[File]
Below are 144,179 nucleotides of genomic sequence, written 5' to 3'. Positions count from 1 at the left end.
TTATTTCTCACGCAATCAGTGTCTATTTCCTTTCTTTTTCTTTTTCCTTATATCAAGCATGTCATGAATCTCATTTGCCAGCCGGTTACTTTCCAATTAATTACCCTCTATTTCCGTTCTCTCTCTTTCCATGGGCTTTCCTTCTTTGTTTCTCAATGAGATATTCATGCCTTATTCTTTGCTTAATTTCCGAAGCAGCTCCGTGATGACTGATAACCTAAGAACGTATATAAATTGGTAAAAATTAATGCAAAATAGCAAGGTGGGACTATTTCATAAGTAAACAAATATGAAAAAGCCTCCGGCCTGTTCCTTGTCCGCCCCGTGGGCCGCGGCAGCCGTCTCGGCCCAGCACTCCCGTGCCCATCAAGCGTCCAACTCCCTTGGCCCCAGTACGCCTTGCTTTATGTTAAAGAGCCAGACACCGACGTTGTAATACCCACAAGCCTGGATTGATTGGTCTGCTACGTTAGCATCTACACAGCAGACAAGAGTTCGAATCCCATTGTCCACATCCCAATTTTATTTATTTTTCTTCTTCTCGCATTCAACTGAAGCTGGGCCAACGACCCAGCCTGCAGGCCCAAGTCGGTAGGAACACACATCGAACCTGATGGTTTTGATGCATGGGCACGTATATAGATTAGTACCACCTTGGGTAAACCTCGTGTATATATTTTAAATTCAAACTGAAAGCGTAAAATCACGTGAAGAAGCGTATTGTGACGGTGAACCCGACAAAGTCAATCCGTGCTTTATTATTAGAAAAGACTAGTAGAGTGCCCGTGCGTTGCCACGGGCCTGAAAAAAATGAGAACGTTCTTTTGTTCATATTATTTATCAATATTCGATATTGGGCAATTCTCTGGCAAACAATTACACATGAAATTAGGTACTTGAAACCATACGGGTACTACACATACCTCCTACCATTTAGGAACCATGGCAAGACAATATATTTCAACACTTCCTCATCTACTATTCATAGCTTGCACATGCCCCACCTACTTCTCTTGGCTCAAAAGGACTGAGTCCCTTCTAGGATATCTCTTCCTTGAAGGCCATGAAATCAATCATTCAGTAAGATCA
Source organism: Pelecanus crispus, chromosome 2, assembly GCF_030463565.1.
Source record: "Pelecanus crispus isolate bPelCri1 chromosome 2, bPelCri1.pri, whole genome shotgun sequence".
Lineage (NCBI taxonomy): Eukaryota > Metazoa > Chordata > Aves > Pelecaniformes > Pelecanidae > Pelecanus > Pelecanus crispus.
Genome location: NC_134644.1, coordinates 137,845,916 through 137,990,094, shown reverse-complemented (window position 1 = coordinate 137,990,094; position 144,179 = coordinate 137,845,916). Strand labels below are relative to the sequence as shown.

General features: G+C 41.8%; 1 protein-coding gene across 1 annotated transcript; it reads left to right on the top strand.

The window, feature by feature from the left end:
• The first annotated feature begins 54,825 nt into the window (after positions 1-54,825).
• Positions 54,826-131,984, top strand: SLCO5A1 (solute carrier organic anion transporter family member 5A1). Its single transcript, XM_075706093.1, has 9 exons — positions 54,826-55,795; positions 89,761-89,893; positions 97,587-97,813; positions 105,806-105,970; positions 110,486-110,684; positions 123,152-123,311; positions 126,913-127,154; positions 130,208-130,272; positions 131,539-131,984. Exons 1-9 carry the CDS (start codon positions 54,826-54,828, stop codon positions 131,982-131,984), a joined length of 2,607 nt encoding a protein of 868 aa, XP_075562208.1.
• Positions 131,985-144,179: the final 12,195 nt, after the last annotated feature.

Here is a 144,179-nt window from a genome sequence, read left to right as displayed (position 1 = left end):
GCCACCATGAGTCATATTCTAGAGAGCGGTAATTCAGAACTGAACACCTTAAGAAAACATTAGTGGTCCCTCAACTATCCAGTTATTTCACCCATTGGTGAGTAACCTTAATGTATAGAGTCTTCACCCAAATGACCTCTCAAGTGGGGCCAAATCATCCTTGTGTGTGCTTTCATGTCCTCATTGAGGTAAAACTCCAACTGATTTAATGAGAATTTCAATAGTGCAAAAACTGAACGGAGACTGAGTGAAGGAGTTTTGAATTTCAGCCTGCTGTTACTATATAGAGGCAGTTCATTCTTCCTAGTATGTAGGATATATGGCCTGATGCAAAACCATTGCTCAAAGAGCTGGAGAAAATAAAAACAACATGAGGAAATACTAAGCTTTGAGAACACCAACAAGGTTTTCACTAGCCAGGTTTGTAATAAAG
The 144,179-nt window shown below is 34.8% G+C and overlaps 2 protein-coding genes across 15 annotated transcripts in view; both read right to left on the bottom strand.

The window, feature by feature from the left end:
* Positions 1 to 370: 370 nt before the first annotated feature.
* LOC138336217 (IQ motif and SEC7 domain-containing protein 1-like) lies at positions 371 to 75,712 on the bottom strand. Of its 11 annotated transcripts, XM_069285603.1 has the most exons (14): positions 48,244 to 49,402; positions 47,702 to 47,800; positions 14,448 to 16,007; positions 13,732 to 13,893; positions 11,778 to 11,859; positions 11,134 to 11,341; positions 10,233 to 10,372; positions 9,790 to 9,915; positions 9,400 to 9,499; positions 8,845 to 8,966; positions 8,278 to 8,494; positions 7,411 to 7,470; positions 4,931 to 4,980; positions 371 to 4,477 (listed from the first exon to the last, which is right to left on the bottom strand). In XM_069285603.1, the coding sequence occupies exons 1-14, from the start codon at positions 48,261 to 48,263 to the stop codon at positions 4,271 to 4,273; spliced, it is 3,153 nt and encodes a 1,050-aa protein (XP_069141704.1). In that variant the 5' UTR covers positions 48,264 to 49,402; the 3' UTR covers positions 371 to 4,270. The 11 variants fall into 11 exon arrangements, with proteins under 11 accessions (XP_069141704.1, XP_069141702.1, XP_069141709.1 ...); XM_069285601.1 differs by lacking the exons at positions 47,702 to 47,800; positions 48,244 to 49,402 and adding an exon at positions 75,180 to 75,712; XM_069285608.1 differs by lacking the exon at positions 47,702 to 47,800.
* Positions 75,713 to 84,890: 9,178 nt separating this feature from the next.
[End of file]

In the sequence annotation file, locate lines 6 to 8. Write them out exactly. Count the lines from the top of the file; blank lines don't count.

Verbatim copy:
Genome location: NC_134644.1, coordinates 137,845,916 through 137,990,094, shown reverse-complemented (window position 1 = coordinate 137,990,094; position 144,179 = coordinate 137,845,916). Strand labels below are relative to the sequence as shown.

General features: G+C 41.8%; 1 protein-coding gene across 1 annotated transcript; it reads left to right on the top strand.

The window, feature by feature from the left end: